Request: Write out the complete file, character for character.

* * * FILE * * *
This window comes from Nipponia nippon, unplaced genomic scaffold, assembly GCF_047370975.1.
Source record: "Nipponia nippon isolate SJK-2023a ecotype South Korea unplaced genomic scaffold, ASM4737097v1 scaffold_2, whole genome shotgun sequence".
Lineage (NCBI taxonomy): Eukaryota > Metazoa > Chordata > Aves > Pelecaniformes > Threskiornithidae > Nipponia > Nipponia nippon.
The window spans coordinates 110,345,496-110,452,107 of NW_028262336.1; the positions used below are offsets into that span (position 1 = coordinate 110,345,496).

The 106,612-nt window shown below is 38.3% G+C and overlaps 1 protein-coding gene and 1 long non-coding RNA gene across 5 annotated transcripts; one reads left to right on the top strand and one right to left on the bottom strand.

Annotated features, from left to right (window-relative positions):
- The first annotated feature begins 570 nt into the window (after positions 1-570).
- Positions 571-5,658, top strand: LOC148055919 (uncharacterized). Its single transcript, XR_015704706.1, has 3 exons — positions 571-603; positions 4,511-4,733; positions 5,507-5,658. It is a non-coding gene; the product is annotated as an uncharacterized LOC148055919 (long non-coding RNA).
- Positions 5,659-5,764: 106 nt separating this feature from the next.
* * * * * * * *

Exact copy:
This window comes from Nipponia nippon, unplaced genomic scaffold, assembly GCF_047370975.1.
Source record: "Nipponia nippon isolate SJK-2023a ecotype South Korea unplaced genomic scaffold, ASM4737097v1 scaffold_2, whole genome shotgun sequence".
Lineage (NCBI taxonomy): Eukaryota > Metazoa > Chordata > Aves > Pelecaniformes > Threskiornithidae > Nipponia > Nipponia nippon.
The window spans coordinates 110,345,496-110,452,107 of NW_028262336.1; the positions used below are offsets into that span (position 1 = coordinate 110,345,496).

The 106,612-nt window shown below is 38.3% G+C and overlaps 1 protein-coding gene and 1 long non-coding RNA gene across 5 annotated transcripts; one reads left to right on the top strand and one right to left on the bottom strand.

Annotated features, from left to right (window-relative positions):
- The first annotated feature begins 570 nt into the window (after positions 1-570).
- Positions 571-5,658, top strand: LOC148055919 (uncharacterized). Its single transcript, XR_015704706.1, has 3 exons — positions 571-603; positions 4,511-4,733; positions 5,507-5,658. It is a non-coding gene; the product is annotated as an uncharacterized LOC148055919 (long non-coding RNA).
- Positions 5,659-5,764: 106 nt separating this feature from the next.